In the second of our 16 blogs for 16 days, IRISi CEO Medina Johnson explains the vital importance of the Look Beyond campaign and its legacy.
Many of us know the statistics: 25% of women will experience domestic violence and abuse (DVA) at some point in their lives. Two women are killed every week at the hands of a current or former partner, or adult family member. Behind each statistic is a woman, a friend, a sister, a daughter, a mother, a grandmother, an auntie. Most of these women will have had recent contact with health services. How many of them will have found it difficult to say what was happening for them at home during their appointment? How many of them wanted someone to look beyond what they were saying? How many women will have sat with a doctor or nurse who felt uncomfortable to look beyond and ask their patient about what was happening for them at home or whether they felt frightened or controlled by anyone because they didn’t think they had the right words or knowledge of the next steps to take? How many women were missed? We know that DVA impacts both the mental and physical health of those it affects and that this has ramifications throughout the family. In cold, hard business speak, we also know that DVA also costs the NHS a lot of money in terms of appointments, chronic illness and prescriptions.
Clinicians want to know how to best support patients and how to offer support. This is why they become medics. We can’t expect them to simply know what to do to support patients affected by DVA without offering training and support and onward referral pathways. We need to support our clinical colleagues to look beyond and we need commissioners to fund this support in a sustainable way.
Dealing with DVA is everyone’s business. The NHS cannot and should not manage this alone. Collaboration and partnerships between health services and the specialist DVA sector are vital in supporting professionals and patients, and in supporting health care professionals to support their patients.
IRISi is leading on an event called Look Beyond that will take place during the 16 days of action including and following the International Day for the Elimination of Violence Against Women 2019. The event takes place in Bristol on 3rdDecember as part of a project called Pathfinder*.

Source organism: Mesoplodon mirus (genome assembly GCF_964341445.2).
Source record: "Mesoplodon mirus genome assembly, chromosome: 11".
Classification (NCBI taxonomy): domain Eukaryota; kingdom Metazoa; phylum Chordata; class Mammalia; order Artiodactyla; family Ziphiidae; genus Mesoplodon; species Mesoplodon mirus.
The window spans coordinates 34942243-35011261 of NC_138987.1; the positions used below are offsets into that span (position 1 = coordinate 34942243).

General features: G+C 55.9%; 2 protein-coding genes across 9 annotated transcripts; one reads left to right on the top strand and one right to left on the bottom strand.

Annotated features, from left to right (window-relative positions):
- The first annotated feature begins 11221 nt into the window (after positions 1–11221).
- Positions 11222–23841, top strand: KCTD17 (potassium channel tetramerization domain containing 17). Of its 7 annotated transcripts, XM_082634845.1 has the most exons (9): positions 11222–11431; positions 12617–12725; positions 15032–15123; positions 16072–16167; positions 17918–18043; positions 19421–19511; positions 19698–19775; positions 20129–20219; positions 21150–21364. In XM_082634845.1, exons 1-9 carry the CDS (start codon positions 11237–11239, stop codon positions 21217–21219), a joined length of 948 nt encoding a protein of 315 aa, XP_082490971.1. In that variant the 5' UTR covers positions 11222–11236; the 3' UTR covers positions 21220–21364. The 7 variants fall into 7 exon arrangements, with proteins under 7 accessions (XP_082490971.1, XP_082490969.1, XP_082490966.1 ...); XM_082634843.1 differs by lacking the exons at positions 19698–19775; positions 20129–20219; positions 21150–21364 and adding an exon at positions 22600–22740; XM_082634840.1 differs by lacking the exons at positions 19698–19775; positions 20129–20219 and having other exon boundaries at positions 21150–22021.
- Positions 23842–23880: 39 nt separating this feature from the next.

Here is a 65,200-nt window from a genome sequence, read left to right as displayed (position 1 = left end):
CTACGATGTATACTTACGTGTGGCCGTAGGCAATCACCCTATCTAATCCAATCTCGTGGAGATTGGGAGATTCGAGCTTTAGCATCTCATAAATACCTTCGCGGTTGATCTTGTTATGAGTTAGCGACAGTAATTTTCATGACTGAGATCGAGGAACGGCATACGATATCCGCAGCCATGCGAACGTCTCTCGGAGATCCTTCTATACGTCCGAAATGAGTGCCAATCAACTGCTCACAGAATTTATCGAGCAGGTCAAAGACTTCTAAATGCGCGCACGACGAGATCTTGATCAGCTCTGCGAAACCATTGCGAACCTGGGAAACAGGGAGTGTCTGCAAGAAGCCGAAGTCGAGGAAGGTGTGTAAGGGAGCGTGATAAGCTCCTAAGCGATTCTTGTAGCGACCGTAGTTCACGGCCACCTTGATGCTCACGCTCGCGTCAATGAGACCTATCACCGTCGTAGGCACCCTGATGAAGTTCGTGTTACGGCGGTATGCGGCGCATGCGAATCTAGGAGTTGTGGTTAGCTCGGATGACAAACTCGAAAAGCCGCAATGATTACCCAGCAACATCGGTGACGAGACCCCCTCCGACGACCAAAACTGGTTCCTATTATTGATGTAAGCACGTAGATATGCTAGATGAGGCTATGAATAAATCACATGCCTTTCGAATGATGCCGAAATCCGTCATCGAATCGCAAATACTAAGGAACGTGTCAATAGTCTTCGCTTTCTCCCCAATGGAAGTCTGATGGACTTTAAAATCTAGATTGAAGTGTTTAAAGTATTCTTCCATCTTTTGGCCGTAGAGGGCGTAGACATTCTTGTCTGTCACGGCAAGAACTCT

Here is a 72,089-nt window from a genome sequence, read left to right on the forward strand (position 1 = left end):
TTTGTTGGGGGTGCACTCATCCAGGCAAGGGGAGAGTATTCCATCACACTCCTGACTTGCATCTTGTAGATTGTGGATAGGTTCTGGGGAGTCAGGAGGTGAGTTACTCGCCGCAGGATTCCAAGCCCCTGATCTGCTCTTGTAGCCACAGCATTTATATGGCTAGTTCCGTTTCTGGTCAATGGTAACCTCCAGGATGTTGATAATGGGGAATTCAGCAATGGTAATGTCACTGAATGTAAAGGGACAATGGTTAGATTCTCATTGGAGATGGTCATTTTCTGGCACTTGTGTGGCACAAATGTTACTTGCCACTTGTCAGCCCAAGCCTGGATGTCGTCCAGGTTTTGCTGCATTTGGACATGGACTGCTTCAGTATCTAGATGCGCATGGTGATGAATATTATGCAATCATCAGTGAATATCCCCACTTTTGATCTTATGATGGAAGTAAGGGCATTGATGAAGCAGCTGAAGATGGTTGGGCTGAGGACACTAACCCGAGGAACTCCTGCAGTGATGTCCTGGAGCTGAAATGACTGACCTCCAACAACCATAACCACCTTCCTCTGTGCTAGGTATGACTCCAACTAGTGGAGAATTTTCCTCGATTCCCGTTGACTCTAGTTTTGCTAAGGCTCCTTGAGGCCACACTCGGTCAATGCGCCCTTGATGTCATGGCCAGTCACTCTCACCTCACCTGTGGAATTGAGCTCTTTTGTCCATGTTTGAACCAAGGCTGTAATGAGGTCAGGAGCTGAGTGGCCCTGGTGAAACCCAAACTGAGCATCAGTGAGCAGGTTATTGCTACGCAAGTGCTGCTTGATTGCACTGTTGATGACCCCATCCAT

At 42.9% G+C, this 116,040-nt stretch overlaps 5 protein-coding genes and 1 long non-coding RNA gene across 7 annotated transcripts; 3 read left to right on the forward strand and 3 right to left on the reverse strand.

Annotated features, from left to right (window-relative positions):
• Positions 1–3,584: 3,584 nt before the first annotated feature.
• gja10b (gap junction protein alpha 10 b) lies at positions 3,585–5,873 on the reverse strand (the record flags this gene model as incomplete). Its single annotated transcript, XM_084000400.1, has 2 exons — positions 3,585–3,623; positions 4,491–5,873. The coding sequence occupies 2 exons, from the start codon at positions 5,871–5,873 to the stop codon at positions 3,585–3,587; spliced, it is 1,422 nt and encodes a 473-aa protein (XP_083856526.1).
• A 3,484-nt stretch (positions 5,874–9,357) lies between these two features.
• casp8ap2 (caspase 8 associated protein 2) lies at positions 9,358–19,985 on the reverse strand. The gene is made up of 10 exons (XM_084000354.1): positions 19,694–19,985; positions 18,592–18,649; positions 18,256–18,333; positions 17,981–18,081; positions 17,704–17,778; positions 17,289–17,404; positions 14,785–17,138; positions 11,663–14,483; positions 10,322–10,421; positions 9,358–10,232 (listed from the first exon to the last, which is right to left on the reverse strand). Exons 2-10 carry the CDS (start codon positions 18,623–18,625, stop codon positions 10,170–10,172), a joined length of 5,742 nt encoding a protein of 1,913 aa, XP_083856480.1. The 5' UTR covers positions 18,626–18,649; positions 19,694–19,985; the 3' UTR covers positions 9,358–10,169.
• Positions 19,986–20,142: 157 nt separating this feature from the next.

Why are we encouraging health care professional to look beyond and what do we mean by this? Well, quite simply, we are calling on all health care professionals and those who work in health care services to look beyond what they see and hear when they are speaking with, meeting with and consulting with a patient. If a clinician recognises that what they are hearing or seeing doesn’t feel right then it probably isn’t and so we are encouraging them to be professionally curious. Women tell us repeatedly that they want to be asked about what is going on for them and are, at best, puzzled when nobody does and, at worst, left feeling alone, hopeless and unworthy of help. Looking beyond will help to address this and better support those affected by DVA.
IRIS (see www.irisi.org) started as a research trial and successfully evidenced that a programme of training general practice teams linked to simple referral pathways into direct specialist support work. IRIS trained clinicians know how to recognise patients affected by DVA, ask them about this, respond in an open and understanding way, offer a referral to an IRIS Advocate Educator and make a record of this. Our work at IRISi and with partners running IRIS programmes in over 40 areas in the last decade gives us the real-world evidence that this approach, looking beyond, works too. Over 1,000 general practices in England and Wales have now been IRIS trained and over 15,000 women have been referred into a local IRIS Advocate Educator. Clinicians and women both tell us that they benefit:
“ IRIS changes lives. It makes it possible for GPs and nurses to do something that before was ‘too hard’. It teaches us to recognise the huge impacts of domestic abuse, how to ask about it safely, how to respond, and most importantly, how to refer to the IRIS advocate educators. The feedback I have received from GPs who have taken part in the training and who are implementing IRIS has been overwhelmingly positive and they consistently highly recommend it to colleagues.” IRIS trained clinician
I would not have even thought I was experiencing abuse if my doctor didn’t ask me. He was great and explained it to me and introduced me to you. From then on, I feel like I get stronger every single time I walk into my surgery. Thank you.” IRIS service user
Let’s pledge during these 16 days of action to each encourage someone to look beyond to improve the health care response to DVA.
* Pathfinder is working to provide tools, training and information on what best practice responses to domestic violence and abuse (DVA) look like from general practice, the acute health care sector and mental health services.
Pathfinder is made up of a consortium of five national VAWG organisations: AVA, Imkaan, IRISi, SafeLives and Standing Together.
Medina Johnson is CEO at IRISi.